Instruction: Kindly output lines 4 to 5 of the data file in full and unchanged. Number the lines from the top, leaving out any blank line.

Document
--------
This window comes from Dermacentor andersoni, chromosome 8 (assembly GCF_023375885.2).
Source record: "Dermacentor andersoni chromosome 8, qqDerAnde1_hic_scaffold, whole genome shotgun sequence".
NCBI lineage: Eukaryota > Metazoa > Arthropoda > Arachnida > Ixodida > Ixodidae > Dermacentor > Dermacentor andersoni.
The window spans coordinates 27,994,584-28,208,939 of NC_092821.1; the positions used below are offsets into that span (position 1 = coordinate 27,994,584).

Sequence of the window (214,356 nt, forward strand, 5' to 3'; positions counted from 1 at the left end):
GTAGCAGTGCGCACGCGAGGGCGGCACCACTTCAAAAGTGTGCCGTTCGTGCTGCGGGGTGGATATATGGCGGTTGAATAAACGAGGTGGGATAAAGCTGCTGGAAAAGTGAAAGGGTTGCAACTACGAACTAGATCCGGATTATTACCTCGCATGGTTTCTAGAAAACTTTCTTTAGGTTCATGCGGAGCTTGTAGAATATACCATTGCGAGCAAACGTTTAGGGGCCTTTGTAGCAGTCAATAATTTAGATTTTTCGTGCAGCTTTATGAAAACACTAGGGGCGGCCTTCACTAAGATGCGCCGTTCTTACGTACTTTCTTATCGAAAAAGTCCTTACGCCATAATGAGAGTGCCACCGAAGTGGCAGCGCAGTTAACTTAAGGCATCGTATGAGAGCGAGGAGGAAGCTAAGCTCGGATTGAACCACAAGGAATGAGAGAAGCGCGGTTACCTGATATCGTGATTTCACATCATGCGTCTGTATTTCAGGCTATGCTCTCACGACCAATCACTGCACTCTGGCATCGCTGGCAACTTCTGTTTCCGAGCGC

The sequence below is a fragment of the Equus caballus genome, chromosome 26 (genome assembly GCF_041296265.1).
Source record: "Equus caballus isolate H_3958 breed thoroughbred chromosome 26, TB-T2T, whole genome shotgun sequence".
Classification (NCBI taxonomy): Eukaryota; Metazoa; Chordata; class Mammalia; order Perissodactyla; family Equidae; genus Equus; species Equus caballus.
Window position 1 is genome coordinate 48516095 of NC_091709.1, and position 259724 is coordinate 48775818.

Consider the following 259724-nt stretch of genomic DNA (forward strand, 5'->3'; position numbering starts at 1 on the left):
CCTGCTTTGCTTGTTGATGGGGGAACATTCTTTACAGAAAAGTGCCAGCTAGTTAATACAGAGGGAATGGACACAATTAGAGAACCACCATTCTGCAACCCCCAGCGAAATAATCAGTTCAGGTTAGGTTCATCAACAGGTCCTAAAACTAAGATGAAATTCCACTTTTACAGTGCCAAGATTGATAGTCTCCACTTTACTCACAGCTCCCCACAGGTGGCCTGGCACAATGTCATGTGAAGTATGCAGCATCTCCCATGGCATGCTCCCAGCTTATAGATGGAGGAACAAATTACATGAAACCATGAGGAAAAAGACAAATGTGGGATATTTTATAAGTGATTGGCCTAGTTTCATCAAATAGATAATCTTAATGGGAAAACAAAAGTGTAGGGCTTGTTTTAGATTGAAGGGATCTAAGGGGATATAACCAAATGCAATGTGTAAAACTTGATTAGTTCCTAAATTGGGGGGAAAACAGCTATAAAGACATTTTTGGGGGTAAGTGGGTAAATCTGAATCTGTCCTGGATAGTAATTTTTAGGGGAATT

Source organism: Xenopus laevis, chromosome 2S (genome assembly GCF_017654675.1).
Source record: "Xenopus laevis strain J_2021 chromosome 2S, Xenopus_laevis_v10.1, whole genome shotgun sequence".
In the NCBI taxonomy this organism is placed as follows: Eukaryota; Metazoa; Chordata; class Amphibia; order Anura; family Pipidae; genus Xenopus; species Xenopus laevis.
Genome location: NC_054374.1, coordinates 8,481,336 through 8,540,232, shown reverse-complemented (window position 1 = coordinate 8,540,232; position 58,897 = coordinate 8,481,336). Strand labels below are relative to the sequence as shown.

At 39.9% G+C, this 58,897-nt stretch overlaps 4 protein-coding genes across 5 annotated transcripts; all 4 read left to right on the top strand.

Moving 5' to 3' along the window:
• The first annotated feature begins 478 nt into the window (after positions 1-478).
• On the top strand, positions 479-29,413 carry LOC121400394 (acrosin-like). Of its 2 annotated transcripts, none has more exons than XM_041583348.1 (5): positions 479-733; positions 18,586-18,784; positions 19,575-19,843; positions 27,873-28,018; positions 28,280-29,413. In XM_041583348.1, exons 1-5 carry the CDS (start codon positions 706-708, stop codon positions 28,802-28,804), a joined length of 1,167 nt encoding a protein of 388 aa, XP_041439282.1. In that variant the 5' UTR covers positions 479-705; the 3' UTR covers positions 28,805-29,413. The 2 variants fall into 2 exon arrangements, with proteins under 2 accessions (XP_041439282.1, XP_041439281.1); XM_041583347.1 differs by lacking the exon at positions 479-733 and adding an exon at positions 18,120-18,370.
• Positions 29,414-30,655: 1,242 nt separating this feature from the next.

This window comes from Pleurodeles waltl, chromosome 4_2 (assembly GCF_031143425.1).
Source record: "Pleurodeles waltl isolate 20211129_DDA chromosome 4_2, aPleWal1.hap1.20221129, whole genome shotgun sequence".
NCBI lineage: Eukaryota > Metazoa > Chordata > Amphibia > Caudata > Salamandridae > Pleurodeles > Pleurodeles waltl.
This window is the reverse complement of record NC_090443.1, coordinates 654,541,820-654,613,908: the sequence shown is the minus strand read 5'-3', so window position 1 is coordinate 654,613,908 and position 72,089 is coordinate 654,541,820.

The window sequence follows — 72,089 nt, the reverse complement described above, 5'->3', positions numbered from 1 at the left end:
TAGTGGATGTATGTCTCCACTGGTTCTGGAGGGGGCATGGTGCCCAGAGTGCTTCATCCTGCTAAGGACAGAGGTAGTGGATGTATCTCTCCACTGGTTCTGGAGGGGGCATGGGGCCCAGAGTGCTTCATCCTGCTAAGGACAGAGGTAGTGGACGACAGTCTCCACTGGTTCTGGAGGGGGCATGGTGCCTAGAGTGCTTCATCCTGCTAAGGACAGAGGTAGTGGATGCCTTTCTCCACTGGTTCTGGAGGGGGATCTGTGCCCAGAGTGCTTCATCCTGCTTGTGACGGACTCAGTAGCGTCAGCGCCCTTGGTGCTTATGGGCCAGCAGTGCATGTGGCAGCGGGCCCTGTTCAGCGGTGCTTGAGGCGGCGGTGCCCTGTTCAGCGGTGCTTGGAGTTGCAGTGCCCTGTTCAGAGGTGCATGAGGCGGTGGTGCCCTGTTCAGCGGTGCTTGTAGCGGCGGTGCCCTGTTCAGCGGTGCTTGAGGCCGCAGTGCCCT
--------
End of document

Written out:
The window spans coordinates 27,994,584-28,208,939 of NC_092821.1; the positions used below are offsets into that span (position 1 = coordinate 27,994,584).

Sequence of the window (214,356 nt, forward strand, 5' to 3'; positions counted from 1 at the left end):